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I am trying to solve following problem but unable to solve this. Can anyone tell me how to approach this kind of problems where it is not easy to make DFA.

The minimum number of states required to construct a DFA that recognizes the language of strings over the alphabet ${a,b}$ whose tenth symbol from the right end is $a$?

I tried converting R.E of the language which is $(a+b)^*a(a+b)^9$ into DFA but couldn't convert. Can anyone convert this into DFA or provide a $generalized$ solution when it is $n^{th}$ symbol from the right hand of the string?

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  • $\begingroup$ Why couldn't you convert this to a DFA? $\endgroup$ – JimN Dec 22 '17 at 6:08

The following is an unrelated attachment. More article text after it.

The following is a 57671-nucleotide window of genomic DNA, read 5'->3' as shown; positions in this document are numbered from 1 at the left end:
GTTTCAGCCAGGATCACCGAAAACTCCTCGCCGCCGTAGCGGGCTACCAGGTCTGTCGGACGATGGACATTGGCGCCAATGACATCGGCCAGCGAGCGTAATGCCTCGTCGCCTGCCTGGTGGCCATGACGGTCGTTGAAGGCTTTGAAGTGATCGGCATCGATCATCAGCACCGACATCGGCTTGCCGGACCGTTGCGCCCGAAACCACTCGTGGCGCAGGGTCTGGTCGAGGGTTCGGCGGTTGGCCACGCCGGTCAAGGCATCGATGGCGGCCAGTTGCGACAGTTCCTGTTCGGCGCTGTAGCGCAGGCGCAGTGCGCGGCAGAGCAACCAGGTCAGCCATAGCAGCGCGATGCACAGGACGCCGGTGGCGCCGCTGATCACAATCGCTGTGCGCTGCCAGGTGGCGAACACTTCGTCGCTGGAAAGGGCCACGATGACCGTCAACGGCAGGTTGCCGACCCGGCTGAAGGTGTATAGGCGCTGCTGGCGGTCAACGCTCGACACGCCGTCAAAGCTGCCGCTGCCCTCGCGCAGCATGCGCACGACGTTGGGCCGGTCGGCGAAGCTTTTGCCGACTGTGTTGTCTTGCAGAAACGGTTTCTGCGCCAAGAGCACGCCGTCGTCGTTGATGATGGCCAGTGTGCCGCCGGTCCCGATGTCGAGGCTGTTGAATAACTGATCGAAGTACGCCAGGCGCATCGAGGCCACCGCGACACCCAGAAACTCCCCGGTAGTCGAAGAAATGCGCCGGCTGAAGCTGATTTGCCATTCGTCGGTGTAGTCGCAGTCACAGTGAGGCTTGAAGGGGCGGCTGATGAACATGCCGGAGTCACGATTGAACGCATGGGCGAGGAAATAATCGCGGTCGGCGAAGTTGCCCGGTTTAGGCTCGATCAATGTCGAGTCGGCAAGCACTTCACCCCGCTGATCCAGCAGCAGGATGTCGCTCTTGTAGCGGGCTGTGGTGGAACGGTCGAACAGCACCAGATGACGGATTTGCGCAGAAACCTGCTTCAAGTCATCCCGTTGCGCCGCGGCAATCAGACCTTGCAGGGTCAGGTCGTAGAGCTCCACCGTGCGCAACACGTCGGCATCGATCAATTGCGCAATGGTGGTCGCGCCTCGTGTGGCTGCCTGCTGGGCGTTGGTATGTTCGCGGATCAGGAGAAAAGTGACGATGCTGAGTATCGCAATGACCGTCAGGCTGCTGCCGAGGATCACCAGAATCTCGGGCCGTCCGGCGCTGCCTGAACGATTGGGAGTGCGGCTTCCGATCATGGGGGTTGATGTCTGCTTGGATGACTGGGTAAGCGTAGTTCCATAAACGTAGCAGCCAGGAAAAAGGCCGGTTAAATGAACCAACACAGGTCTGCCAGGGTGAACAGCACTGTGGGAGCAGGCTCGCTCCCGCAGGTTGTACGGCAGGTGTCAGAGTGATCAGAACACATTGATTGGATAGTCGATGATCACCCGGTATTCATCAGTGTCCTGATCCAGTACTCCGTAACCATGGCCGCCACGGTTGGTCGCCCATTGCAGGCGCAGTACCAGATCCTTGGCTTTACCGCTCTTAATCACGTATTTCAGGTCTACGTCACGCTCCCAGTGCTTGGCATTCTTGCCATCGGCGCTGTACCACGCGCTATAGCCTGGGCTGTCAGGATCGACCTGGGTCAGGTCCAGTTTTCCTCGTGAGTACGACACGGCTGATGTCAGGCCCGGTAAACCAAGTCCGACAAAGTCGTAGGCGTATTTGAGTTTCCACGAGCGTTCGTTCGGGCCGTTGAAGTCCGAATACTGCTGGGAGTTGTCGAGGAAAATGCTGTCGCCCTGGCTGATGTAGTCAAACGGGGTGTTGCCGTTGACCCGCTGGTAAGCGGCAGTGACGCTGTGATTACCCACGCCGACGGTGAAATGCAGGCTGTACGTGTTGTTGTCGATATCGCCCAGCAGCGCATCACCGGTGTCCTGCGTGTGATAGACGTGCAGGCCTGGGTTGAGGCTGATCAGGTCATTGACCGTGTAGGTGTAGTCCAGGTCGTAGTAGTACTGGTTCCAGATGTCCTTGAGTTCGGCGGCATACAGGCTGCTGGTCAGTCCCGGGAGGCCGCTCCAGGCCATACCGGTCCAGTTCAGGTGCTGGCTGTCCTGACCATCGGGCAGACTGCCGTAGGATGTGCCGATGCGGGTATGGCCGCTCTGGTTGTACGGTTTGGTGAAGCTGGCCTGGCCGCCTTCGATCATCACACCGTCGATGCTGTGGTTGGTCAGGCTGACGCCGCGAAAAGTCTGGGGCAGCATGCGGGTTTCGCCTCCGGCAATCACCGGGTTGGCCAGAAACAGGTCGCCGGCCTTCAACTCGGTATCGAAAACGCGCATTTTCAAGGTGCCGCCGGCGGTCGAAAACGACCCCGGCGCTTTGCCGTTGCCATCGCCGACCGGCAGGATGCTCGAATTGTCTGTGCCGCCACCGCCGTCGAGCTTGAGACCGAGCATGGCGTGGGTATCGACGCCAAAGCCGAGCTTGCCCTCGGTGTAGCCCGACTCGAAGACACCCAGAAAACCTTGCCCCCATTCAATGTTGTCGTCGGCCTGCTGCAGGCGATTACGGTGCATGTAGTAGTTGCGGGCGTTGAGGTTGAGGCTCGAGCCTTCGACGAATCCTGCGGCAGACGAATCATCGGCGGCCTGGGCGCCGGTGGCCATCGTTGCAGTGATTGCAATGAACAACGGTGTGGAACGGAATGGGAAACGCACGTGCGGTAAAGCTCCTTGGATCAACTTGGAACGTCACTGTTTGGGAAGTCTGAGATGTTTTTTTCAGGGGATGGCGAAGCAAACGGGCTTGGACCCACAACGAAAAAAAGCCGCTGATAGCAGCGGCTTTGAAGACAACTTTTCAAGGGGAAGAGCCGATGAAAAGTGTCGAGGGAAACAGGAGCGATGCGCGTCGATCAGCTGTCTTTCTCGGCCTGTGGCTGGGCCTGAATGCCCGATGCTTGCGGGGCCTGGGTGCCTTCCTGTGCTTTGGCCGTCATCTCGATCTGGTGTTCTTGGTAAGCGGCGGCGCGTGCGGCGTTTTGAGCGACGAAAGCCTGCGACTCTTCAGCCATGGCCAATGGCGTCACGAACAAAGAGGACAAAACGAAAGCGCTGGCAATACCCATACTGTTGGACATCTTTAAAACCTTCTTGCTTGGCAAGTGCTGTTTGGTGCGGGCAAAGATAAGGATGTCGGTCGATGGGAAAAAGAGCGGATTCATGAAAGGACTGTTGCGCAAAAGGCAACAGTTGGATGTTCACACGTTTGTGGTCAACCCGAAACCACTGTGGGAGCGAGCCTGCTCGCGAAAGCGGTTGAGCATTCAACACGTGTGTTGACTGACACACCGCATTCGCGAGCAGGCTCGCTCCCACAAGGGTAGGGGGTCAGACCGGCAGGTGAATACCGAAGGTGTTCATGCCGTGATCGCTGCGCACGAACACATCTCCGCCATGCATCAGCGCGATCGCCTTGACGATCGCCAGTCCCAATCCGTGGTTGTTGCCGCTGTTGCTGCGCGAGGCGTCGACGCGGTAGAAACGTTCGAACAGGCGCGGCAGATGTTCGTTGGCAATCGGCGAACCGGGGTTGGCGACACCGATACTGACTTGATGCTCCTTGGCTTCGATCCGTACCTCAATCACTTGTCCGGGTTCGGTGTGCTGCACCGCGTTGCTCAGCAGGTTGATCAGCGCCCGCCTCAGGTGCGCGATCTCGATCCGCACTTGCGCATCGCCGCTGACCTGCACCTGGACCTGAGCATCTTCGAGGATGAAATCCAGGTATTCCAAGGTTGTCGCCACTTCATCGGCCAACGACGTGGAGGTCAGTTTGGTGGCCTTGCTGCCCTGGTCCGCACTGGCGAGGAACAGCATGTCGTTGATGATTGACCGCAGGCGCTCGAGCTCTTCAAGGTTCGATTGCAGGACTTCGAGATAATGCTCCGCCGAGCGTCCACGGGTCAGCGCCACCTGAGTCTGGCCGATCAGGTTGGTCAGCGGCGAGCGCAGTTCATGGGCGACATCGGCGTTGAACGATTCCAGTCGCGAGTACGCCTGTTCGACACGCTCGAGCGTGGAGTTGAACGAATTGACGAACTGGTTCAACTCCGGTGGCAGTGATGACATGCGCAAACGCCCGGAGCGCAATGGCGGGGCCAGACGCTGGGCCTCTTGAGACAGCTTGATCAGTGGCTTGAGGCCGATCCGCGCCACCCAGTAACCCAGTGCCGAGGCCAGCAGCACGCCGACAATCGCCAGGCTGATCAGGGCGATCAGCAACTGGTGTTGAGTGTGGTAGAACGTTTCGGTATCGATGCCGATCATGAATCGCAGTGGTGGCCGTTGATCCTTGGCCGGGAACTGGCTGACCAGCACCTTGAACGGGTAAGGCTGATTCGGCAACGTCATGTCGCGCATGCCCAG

• $\begingroup$ Can you convert? @JimN $\endgroup$ – Mr. Sigma. Dec 22 '17 at 8:32
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Let $L_n$ consist of all words over $\{a,b\}$ such that the $n$th symbol from the right is $a$. The minimum number of states in a DFA accepting $L_n$ is $2^n$.

First, let us construct a DFA with so many states. The states of the DFA correspond to strings of length $n$ over $\{a,b\}$. The starting state is $b^n$. When in state $\sigma_1\ldots \sigma_n$ and reading $\sigma$, we move to state $\sigma_2 \ldots \sigma_n \sigma$. A state is accepting if the first symbol is $a$.

Second, we use the Myhill–Nerode theorem to show that $2^n$ states are necessary. We claim that all words of length $n$ are pairwise inequivalent. Indeed, let $x \neq y$ be words of length $n$. Then $x_i \neq y_i$ for some $i$, say $x_i = a$ and $y_i = b$. This implies that $x b^{i-1} \in L_n$ whereas $y b^{i-1} \notin L_n$, showing that $x,y$ are inequivalent modulo $L_n$.

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